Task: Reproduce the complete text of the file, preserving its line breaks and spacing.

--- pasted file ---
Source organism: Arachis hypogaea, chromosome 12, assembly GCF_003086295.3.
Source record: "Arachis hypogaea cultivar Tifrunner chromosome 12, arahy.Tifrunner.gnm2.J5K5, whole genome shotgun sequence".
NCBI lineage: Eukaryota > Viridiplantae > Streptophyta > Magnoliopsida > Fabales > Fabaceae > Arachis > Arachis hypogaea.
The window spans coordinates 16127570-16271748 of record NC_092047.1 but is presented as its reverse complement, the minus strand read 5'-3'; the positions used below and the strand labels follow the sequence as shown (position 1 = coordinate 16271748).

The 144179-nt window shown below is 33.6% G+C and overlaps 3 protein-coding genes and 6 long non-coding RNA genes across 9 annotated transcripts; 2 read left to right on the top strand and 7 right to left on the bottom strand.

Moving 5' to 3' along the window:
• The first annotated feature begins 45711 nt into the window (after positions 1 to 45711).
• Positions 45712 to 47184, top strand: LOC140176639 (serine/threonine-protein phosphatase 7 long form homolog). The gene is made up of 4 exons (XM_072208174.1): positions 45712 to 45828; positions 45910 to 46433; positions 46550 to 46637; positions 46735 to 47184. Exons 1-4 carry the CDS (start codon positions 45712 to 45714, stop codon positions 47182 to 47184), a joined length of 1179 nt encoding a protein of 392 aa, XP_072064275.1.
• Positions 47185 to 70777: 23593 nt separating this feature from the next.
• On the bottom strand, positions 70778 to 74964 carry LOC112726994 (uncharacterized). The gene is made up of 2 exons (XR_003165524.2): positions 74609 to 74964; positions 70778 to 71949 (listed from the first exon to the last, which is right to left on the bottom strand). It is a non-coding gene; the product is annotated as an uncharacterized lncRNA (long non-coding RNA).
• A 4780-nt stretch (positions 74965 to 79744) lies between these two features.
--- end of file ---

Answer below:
Source organism: Arachis hypogaea, chromosome 12, assembly GCF_003086295.3.
Source record: "Arachis hypogaea cultivar Tifrunner chromosome 12, arahy.Tifrunner.gnm2.J5K5, whole genome shotgun sequence".
NCBI lineage: Eukaryota > Viridiplantae > Streptophyta > Magnoliopsida > Fabales > Fabaceae > Arachis > Arachis hypogaea.
The window spans coordinates 16127570-16271748 of record NC_092047.1 but is presented as its reverse complement, the minus strand read 5'-3'; the positions used below and the strand labels follow the sequence as shown (position 1 = coordinate 16271748).

The 144179-nt window shown below is 33.6% G+C and overlaps 3 protein-coding genes and 6 long non-coding RNA genes across 9 annotated transcripts; 2 read left to right on the top strand and 7 right to left on the bottom strand.

Moving 5' to 3' along the window:
• The first annotated feature begins 45711 nt into the window (after positions 1 to 45711).
• Positions 45712 to 47184, top strand: LOC140176639 (serine/threonine-protein phosphatase 7 long form homolog). The gene is made up of 4 exons (XM_072208174.1): positions 45712 to 45828; positions 45910 to 46433; positions 46550 to 46637; positions 46735 to 47184. Exons 1-4 carry the CDS (start codon positions 45712 to 45714, stop codon positions 47182 to 47184), a joined length of 1179 nt encoding a protein of 392 aa, XP_072064275.1.
• Positions 47185 to 70777: 23593 nt separating this feature from the next.
• On the bottom strand, positions 70778 to 74964 carry LOC112726994 (uncharacterized). The gene is made up of 2 exons (XR_003165524.2): positions 74609 to 74964; positions 70778 to 71949 (listed from the first exon to the last, which is right to left on the bottom strand). It is a non-coding gene; the product is annotated as an uncharacterized lncRNA (long non-coding RNA).
• A 4780-nt stretch (positions 74965 to 79744) lies between these two features.